This is a painting of the traditional subject of the Annunciation, by the Italian Renaissance artists Leonardo da Vinci and Andrea del Verrocchio, dating from circa 1472–1475 and housed in the Uffizi Gallery of Florence, Italy.
The angel holds a Madonna lily, a symbol of Mary's virginity and of the city of Florence. It is supposed that Leonardo originally copied the wings from those of a bird in flight, but they have since been lengthened by a later artist.
When the Annunciation came to the Uffizi in 1867, from the Olivetan monastery of San Bartolomeo, near Florence, it was ascribed to Domenico Ghirlandaio, who was, like Leonardo, an apprentice in the workshop of Andrea del Verrocchio. In 1869, Karl Eduard von Liphart, the central figure of the German expatriate art colony in Florence, recognized it as a youthful work by Leonardo di ser Piero da Vinci, one of the first attributions of a surviving work to the youthful Leonardo. Since then a preparatory drawing for the angel's sleeve has been recognized and attributed to Leonardo.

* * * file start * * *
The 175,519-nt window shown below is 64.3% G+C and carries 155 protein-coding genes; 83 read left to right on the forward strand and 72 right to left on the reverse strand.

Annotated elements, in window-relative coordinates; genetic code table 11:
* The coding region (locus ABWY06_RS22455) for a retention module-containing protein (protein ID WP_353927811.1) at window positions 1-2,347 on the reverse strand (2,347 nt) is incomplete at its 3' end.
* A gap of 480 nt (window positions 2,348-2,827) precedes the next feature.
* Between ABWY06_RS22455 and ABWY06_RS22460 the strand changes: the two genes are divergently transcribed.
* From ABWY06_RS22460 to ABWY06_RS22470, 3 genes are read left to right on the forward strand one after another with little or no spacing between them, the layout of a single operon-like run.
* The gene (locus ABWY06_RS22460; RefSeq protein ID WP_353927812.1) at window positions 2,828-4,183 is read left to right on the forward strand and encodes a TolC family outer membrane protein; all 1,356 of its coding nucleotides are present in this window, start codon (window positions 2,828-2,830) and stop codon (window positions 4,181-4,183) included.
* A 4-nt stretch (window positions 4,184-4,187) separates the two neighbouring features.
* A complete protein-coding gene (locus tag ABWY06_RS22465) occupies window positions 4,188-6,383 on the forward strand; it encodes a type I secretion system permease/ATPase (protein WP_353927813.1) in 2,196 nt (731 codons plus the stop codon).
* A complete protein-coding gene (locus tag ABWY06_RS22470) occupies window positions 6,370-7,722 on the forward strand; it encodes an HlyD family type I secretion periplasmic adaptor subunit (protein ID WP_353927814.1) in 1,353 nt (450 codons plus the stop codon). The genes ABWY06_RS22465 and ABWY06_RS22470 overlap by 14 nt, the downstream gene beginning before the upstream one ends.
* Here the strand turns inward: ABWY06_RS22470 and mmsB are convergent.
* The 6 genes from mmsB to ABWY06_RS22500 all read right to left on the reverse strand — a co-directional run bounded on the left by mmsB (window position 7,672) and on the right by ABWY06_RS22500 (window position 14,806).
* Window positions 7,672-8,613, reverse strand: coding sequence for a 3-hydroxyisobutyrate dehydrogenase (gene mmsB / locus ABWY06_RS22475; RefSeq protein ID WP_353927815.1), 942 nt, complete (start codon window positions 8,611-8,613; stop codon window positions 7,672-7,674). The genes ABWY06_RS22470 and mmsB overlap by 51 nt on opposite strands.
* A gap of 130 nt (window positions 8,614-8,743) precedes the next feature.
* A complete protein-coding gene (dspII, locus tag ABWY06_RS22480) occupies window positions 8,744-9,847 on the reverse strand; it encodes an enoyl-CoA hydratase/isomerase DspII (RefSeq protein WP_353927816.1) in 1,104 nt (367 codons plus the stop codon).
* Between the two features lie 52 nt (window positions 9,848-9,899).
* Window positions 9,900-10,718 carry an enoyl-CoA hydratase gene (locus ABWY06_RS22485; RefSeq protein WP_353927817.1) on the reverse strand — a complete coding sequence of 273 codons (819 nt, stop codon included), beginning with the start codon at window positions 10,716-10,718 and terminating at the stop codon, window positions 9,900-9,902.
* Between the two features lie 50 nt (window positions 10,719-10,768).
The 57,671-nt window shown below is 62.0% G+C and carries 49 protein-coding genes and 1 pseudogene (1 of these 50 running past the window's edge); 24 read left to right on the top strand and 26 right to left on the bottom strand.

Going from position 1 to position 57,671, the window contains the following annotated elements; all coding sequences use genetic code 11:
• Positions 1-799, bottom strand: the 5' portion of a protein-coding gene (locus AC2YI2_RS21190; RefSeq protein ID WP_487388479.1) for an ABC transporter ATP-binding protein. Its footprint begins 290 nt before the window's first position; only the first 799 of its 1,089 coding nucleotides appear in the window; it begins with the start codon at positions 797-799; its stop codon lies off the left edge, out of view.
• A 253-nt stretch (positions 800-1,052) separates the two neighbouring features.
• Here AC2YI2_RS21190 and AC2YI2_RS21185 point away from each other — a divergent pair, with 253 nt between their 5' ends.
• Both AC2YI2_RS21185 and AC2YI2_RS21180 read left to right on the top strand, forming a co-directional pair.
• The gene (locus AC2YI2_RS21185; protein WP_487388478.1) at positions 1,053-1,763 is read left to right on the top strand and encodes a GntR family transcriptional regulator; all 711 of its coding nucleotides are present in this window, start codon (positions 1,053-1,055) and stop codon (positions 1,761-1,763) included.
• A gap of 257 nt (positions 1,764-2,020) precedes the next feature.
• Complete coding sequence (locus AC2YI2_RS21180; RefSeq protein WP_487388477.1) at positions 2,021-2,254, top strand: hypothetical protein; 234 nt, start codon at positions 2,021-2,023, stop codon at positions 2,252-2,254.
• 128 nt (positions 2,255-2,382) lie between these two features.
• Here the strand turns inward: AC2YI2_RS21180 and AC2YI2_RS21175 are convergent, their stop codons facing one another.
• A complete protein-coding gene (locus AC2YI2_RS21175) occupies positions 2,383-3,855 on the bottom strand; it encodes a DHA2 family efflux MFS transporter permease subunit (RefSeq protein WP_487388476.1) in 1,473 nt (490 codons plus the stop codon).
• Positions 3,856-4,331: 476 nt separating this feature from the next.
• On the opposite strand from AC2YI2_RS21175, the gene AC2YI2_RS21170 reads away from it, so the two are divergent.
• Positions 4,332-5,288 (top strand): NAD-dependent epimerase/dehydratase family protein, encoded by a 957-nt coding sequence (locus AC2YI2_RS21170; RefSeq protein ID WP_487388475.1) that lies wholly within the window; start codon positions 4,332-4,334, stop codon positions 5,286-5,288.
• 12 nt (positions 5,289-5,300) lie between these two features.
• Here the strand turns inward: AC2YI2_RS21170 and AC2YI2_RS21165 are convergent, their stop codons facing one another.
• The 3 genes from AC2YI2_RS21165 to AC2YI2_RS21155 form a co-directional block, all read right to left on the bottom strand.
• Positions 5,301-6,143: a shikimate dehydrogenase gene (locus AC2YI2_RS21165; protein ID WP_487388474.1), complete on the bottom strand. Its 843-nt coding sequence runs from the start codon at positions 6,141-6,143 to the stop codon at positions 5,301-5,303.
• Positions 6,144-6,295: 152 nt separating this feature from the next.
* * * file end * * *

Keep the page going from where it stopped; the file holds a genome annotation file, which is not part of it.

Verrocchio used lead-based paint and heavy brush strokes. He left a note for Leonardo to finish the background and the angel. Leonardo used light brush strokes and no lead. When the Annunciation was x-rayed, Verrocchio's work was evident while Leonardo's angel was invisible.
The marble table, in front of the Virgin, probably quotes the tomb of Piero and Giovanni de' Medici in the Basilica of San Lorenzo, Florence, which Verrocchio had sculpted during this same period. Some immature hesitancies are usually noted, especially the Virgin's ambiguous spatial relation to the desk and the marble on which it rests.